John Dorr’s vision of the wide-spread use and acceptance of feature-length narrative cinema created on home analog video equipment, of course, never came to pass. At least not in the way he envisioned. Even today, almost never is a low-cost narrative feature film widely seen or distributed. The 2013 Academy Award nominated film “The Beasts of the Southern Wild” (which cost $1.8 million) is a rare exception.
Later in 2013, major Hollywood director Steven Spielberg was to announce his grim vision of Hollywood’s future, saying that it would “implode” resulting in only the rare blockbuster as likely to receive widespread theatrical distribution.
In many ways, it was YouTube that found the magic formula for no-cost independent work with its viral videos often shot on a smart phone, grabbing a worldwide attention. John Dorr may have taken great exception to the following statement, but in so many ways, EZTV anticipated the advent of YouTube rather than the future of Hollywood. I don’t say this as an insult, but actually, my intention is complimentary.
With today’s digital 4K standard, productions are often as expensive as when shot on film and digital effects actually make productions more expensive. High-end productions, with bigger and bigger budgets, have become more the norm. This may ultimately change, but has not yet. The recent movie theater distribution experiments with 3D, 48FPS, and IMAX, demonstrate that audiences will pay a premium to still see work they cannot experience at home. Or in a park on their digital tablet.
It was actually documentaries that best, initially, benefited from low-cost video technology. Cinema verite and location-based field production adapted well to the evolving video “porta-packs”, then camcorders, and other relatively low-cost tools. When the Empowerment Project (previously another guest exhibitor at EZTV) won the Academy Award for best feature documentary in 1993, the year John Dorr died, independent video production had taken its place alongside film as a viable medium for serious professional level documentary production. It would still take quite some time before any non-film based digital cameras became viable for narrative feature production. It would be George Lucas, in developing his “Star Wars” prequels, and then James Cameron, with “Avatar”, that would redefine what a video camera (now called a digital camera) could be. Neither of these legendary producer/directors are known for productions which are inexpensive.
John Dorr’s interviews by the late 1980′s had a more and more defeated and, perhaps, almost bitter tone. His dream of video theaters around the country, screening works by independent filmmakers, never came to pass, except for the advent of the ‘micro-cinema movement’. For the most part, analog video was simply never adequate, either in picture or sound quality, to even compete with low-end film production. Betamax never was, nor would ever be, a viable way to make movies.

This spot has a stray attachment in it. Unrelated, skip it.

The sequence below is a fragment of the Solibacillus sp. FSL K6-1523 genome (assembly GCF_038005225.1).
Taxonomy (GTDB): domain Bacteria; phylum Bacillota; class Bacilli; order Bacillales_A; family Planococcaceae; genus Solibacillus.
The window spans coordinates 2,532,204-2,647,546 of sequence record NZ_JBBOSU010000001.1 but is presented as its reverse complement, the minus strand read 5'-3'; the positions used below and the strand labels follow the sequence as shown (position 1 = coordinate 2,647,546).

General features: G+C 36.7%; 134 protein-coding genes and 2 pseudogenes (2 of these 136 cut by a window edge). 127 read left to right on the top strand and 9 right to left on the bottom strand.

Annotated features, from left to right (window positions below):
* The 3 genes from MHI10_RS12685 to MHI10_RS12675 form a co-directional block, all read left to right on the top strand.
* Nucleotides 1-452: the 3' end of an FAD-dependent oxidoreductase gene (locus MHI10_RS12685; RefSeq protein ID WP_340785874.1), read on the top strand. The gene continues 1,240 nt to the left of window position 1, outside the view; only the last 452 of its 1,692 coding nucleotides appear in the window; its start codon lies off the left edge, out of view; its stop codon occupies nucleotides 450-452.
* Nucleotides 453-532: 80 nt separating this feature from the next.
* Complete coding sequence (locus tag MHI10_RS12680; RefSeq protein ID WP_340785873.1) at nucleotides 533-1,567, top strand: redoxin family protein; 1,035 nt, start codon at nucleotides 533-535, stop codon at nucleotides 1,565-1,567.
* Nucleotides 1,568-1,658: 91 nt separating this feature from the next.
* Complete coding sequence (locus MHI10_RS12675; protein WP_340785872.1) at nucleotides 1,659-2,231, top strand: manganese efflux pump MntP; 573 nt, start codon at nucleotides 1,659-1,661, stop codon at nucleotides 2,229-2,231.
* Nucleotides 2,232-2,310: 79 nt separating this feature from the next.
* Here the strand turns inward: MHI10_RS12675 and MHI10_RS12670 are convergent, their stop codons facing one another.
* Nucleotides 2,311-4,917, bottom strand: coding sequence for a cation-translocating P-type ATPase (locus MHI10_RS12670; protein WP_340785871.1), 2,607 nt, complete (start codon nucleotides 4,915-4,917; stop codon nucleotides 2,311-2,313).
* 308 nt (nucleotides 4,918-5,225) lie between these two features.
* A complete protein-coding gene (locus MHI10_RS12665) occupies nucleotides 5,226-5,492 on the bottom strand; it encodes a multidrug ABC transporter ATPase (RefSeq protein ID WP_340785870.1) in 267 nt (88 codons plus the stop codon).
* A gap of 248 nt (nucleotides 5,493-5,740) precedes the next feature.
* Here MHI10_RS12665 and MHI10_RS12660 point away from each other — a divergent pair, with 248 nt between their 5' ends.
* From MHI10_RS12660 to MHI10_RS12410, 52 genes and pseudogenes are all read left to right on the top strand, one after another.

It would be, of course, a decade later when the computer and digital camcorder were finally at a quality level where the world would take notice. EZTV contributed to this through its early advocacy and implementation. Along with artists ia Kamandalu, Victor Acevedo, Michael Wright, Joan Collins, Coco Conn, Robert Gelman, and curator Patric Prince, among others, an early articulation of the impending power of personal computing took shape at EZTV well before the general acceptance among mainstream art circles. EZTV became Los Angeles’ true center for the early desktop digital revolution. Any other assertion is simply nonsense.
Today, the investigation of EZTV’s diverse and multi-purposed role in media art history is in the hands of those who can bring some objectivity to the history. Hopefully they will ask the right questions and look in the right places for the clues as to just how important EZTV was in shaping the independent video scene in California.
The modern contemporary art space, which routinely combines static art with projected media often with a live performative component, was rare in Los Angeles when EZTV was formed. By the end of the 1980′s, the EZTV model of combining live performance, electronic media, and curatorial collaboration migrated to many other spaces, often without recognition. Now this type of exhibition is ubiquitous around the world.
Among the many communities which EZTV championed and served, the central role of its many LGBTQ founding members is clear. Although decimated by the AIDS pandemic in the 1980′s and early 1990′s, EZTV persevered and continued amid seemingly impossible odds. As Michael Kearns (Hollywood’s first openly gay actor) stated, EZTV became an “AIDS survivor”. That survival was at a considerable cost, both emotionally as well as financially, to the core EZTV artists who chose to keep EZTV alive. EZTV’s story after founder Dorr died in 1993 became just as important as the years in which Dorr ran the space.
In my view, John Dorr and early EZTV’s greatest legacy is the understanding that time-based media, such as video deserves and exhibitional approach which acknowledges that its similarities to cinema are greater than the art world’s typical presentational paradigm of displaying video as if it was a painting. The exception, of course, would be video installation where the video content has no specific beginning, middle, or end.